Every Poster Tells a Story 🇺🇸
Most of us would agree that a big part of the dining experience is inextricably woven with ambiance. There’s a reason no one wants to sit too near the kitchen (if it’s not an open kitchen concept), lights too bright or too dim can be irritating, and there’s a fine line between boisterous and rackety.
Then there’s the look of the physical space itself. Tastes vary, but most diners agree on one thing: theres’s an intuitive response to a well designed restaurant or bar. We may not be able to articulate it, but we certainly know it when we see — or rather, feel it.
As is the case with residences, decor and design choices say a great deal about the space, and in relation to food and beverage (F&B) outlets, those choices go a long way to defining the personality of the outlet. And when it comes to the art that accents an F&B space, the choices are endless.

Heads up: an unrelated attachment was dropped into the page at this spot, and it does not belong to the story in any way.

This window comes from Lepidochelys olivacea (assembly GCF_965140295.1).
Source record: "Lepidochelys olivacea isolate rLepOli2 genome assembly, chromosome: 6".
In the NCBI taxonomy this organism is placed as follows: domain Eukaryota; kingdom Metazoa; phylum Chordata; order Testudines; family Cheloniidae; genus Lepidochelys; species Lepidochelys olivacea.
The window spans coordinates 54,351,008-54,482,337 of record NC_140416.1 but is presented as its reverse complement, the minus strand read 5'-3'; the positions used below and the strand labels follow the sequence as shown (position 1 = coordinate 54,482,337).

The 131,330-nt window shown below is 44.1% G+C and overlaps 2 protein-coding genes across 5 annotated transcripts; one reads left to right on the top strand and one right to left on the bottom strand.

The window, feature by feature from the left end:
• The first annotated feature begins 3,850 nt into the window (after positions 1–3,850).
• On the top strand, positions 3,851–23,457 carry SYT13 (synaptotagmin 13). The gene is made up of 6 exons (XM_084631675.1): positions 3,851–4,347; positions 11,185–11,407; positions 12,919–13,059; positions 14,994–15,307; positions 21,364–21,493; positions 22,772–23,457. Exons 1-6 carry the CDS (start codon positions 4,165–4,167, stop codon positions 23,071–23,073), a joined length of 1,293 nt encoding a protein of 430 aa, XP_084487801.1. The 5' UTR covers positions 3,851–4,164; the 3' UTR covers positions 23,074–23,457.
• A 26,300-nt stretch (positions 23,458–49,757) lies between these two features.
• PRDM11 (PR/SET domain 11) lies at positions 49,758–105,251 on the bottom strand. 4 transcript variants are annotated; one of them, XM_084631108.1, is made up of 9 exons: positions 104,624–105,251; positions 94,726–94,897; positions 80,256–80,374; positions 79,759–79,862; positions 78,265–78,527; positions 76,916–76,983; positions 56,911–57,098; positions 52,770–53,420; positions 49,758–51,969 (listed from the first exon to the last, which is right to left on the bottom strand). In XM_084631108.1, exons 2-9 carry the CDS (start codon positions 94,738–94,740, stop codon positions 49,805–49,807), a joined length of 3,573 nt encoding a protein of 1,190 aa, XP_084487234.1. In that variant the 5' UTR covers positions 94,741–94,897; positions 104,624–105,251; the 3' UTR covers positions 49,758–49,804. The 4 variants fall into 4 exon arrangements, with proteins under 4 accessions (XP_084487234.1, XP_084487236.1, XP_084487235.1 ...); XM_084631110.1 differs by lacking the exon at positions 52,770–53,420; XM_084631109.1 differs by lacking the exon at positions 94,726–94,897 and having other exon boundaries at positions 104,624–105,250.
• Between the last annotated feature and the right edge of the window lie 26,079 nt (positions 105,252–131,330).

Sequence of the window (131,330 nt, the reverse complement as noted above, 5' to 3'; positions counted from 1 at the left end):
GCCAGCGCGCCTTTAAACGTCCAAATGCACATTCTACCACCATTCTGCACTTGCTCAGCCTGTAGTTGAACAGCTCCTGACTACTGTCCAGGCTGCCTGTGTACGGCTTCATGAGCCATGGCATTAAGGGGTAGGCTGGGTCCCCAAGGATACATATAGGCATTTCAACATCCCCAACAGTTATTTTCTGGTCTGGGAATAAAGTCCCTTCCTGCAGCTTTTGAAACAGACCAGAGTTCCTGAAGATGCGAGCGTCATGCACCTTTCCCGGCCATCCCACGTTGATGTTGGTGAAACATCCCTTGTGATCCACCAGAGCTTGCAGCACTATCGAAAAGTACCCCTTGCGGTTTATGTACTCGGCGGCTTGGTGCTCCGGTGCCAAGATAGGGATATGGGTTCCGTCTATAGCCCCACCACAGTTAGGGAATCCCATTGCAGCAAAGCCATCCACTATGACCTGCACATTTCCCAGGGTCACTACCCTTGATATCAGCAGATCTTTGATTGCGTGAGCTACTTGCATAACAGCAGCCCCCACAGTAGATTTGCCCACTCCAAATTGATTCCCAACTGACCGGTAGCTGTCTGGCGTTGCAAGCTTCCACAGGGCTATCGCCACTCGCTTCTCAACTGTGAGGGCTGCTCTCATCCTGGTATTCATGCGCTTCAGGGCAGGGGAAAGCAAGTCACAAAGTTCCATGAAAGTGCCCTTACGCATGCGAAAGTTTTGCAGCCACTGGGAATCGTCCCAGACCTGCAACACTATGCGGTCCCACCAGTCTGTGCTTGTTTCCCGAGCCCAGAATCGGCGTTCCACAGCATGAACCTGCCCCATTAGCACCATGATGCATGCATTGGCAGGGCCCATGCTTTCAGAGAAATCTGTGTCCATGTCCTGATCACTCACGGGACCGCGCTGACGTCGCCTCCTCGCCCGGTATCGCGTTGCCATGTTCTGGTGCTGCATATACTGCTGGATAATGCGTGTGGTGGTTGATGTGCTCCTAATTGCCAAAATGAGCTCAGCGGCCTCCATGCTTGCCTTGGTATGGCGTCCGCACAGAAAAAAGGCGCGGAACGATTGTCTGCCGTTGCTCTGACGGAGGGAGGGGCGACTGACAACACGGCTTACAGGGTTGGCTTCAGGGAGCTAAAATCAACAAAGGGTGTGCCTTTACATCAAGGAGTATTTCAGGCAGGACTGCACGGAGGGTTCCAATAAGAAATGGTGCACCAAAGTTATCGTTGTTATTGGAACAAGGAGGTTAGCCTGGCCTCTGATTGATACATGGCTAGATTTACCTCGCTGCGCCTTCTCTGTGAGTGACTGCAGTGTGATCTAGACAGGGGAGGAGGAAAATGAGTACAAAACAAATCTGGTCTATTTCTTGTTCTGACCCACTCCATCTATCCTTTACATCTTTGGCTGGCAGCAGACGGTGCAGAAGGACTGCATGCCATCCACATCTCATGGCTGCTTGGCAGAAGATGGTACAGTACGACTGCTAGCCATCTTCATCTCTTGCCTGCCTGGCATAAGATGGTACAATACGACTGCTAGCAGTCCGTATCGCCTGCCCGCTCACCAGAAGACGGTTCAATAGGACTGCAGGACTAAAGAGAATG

Classic or vintage movie posters are among the most versatile options for F&B outlets, though they’re not as widely used as one might imagine. Very often, the perception is that an item like a vintage poster would only be accepted in the so-called appropriate place. The most obvious examples that spring to mind are chain restaurants like the Hard Rock Café, Hello Kitty cafés and, perhaps most obviously, Planet Hollywood. Each of those brands has a recognisable name and identity, and so going into a HRC and finding a Fender Stratocaster on the wall is expected, as is a lot of pink at a HKC, and wall-sized The Terminator posters at PH. Other spots a movie poster might work are locations such as the spy themed SafeHouse in Chicago (though that tends to the realistic side of spying), and the Museum HR Giger Bar in Gruyères, Switzerland, dedicated the artist best know for his creature design work on the groundbreaking 1979 film Alien, and where prints of that film’s poster would slot in seamlessly.